A D.C. Superior Court jury yesterday declared itself hopelessly deadlocked in trying to decide whether five community activists were guilty of destruction of property last July 1, when three of the group jumped into a mammoth apple pie unveiled by a group of Republicans on the Mall.

Judge Warren R. King declared a mistrial in the case and gave the government one month to decide whether it wanted to retry the group, all members of the Community for Creative Non-Violence.

In a separate charge stemming from the incident and heard by the judge alone, King yesterday found the group guilty of disorderly conduct and placed each on probation for six months.

Senate Republicans brought the two-ton pie to the Mall to commemmorate the first day of the Reagan administration's tax cuts. The pie, 17 feet in diameter, was billed as the world's largest and was to symbolize increased prosperity expected from Reagan administration policy. About 1,000 persons were on hand to listen to speeches and have a piece of the pie, donated by Safeway for the event.

The activists, who have become known at the courthouse as the "Apple Pie Five," arrived at the event dressed in business suits with pillows under their shirts. They purported to be "Republican Fat Cats", and wore signs identifying themselves as well-known, moneyed Republican supporters..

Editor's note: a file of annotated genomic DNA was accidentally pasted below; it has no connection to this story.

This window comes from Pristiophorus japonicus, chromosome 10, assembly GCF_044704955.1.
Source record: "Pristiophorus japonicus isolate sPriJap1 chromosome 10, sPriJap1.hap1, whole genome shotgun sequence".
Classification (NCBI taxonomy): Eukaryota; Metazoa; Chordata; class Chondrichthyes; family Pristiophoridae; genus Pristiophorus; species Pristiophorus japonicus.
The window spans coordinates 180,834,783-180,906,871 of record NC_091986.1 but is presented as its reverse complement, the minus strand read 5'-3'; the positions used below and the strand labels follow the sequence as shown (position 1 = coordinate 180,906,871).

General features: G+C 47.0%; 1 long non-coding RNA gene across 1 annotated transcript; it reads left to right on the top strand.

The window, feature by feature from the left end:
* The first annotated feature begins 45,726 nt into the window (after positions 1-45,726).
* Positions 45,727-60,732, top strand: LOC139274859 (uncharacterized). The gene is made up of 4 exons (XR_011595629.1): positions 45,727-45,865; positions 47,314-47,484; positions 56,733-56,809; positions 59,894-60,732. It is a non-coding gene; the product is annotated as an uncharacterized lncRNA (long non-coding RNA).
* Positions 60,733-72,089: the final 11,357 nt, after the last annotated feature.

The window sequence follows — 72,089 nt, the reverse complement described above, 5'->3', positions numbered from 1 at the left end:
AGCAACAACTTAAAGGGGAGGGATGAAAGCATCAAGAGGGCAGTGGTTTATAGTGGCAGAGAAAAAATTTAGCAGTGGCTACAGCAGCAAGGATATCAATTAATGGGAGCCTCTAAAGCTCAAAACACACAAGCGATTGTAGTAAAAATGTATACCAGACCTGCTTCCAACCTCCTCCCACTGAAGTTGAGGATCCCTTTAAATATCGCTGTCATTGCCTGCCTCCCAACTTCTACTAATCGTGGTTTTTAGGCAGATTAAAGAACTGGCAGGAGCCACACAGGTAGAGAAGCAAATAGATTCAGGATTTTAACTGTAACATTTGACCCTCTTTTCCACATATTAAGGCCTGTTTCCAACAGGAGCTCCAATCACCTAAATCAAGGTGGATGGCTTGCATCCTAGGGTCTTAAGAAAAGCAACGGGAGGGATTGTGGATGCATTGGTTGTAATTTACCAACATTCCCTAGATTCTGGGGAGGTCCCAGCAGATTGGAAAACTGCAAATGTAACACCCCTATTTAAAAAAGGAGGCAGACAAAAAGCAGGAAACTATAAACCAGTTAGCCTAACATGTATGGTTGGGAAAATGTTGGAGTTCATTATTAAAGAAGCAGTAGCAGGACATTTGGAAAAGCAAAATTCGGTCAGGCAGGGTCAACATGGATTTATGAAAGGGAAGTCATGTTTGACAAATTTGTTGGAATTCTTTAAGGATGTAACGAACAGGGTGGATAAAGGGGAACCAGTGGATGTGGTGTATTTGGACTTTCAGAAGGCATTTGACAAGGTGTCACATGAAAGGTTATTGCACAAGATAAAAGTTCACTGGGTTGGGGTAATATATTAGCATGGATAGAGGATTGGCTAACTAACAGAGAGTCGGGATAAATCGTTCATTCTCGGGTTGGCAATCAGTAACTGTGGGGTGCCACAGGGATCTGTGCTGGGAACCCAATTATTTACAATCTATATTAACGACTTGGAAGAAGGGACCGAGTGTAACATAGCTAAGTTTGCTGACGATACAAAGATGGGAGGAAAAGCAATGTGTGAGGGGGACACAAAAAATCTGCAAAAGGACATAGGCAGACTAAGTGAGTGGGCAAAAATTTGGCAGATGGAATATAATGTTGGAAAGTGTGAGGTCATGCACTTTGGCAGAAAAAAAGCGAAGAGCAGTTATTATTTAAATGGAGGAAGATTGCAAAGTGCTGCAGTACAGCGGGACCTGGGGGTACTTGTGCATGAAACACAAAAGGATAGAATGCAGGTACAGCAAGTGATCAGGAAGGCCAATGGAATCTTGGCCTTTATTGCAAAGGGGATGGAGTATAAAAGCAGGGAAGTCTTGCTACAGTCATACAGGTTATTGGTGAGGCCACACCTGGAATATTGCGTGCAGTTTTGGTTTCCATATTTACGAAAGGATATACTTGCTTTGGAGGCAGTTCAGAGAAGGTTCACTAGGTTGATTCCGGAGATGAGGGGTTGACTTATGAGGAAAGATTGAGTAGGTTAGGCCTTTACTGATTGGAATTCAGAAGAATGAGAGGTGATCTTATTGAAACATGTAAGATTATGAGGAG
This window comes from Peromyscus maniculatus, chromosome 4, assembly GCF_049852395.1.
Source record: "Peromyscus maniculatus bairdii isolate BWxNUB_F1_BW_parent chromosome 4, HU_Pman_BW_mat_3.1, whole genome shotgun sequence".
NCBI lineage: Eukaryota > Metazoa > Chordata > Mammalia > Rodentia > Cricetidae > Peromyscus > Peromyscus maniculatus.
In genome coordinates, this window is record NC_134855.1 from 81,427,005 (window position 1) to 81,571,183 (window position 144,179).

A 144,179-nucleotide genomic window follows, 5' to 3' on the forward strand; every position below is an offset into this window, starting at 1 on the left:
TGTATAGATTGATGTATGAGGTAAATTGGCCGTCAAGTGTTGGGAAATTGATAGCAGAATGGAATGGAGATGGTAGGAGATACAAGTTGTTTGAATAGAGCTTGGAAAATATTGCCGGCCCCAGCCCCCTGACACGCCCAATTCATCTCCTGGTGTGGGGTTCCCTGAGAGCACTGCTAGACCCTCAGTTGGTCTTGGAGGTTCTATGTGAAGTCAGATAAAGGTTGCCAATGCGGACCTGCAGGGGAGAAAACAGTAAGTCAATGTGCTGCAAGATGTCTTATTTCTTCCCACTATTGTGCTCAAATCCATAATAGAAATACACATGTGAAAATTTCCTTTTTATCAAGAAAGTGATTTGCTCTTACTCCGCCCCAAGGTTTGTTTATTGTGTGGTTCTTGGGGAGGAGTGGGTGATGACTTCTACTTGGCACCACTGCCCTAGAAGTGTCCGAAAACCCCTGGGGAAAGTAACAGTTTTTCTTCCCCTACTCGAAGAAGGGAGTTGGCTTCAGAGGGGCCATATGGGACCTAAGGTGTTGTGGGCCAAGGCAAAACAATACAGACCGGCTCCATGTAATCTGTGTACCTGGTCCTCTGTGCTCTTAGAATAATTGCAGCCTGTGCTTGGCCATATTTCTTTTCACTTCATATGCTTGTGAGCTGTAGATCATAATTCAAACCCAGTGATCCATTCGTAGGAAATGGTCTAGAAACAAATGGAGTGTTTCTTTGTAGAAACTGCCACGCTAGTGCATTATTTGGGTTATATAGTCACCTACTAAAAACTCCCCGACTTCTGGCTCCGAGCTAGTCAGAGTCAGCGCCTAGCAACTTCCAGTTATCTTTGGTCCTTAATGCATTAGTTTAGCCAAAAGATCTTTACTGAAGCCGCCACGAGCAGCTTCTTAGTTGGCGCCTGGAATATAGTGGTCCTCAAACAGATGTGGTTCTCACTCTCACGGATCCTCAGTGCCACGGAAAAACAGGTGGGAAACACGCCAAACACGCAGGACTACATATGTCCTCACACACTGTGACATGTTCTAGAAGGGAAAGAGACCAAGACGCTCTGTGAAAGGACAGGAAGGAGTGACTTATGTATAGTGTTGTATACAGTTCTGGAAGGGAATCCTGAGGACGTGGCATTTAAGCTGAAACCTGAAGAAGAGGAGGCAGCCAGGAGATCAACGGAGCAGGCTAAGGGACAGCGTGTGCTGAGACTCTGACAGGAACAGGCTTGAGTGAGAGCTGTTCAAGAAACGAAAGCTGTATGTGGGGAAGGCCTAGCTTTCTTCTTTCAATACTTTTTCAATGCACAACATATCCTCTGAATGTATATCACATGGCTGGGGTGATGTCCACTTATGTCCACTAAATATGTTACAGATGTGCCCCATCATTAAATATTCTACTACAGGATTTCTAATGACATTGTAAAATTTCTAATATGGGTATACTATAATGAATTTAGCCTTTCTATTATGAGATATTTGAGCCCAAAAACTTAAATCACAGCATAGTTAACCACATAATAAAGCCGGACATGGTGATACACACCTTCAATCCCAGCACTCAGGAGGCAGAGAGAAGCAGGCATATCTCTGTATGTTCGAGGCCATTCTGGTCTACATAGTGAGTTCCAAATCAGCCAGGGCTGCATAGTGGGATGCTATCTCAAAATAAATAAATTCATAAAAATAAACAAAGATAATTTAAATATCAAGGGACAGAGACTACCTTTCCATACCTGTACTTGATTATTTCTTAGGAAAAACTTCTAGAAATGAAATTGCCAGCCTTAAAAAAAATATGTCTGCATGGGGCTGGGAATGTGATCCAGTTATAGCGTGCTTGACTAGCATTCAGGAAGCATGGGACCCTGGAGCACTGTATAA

While two demonstators stood by, three others, one after the other, jumped into the pie just as Sen. William Roth (R-Del.), half of the team sponsoring the Kemp-Roth tax cut, was speaking. A Republican aide ran into the pie and tackled one of the demonstrators. The others were also dragged out of the pie by officials and arrested. The event went on, and people helped themselves to the pie, which had no upper crust.

All five demonstrators were arrested and charged with malicious destruction of property, which carries a penalty of one year in prison and a $1,000 fine.

Grace Lopes, a lawyer for the group, told the jury last week that the five did not intend to destroy the pie, only to "make a statement" by "altering a symbol they felt was a lie." Lopes argued that only a third of the pie was destroyed, and that "everyone there who wanted a piece of that pie got one."

To make her point, Lopes showed jurors a videotape of the event, recorded by the Repubicans, that showed children at the celebration happily eating pieces of the pie after the demonstration. Lopes said there were also some 700 pounds of leftover pie that were given to workers at a soft drink plant and to others for use as horse food.

But assistant U.S. Attorney Carolyn J. Adams, in her closing arguments, said the case also was about justice for the Senate Republicans who sponsored the event. Adams said the defendants had a right to protest, but not to destroy property. The event's sponsors had a right, she argued, to be free from destruction of their property.

The jurors deliberated nearly two hours Friday before recessing for the weekend. Yesterday morning they told King they were deadlocked. He urged them to continue deliberations. But late yesterday afternoon the jury reported it was unlikely to reach a verdict even if it continued deliberations.

Officials at the U.S. attorneys office said yesterday they were not sure whether they would ask for a new trial.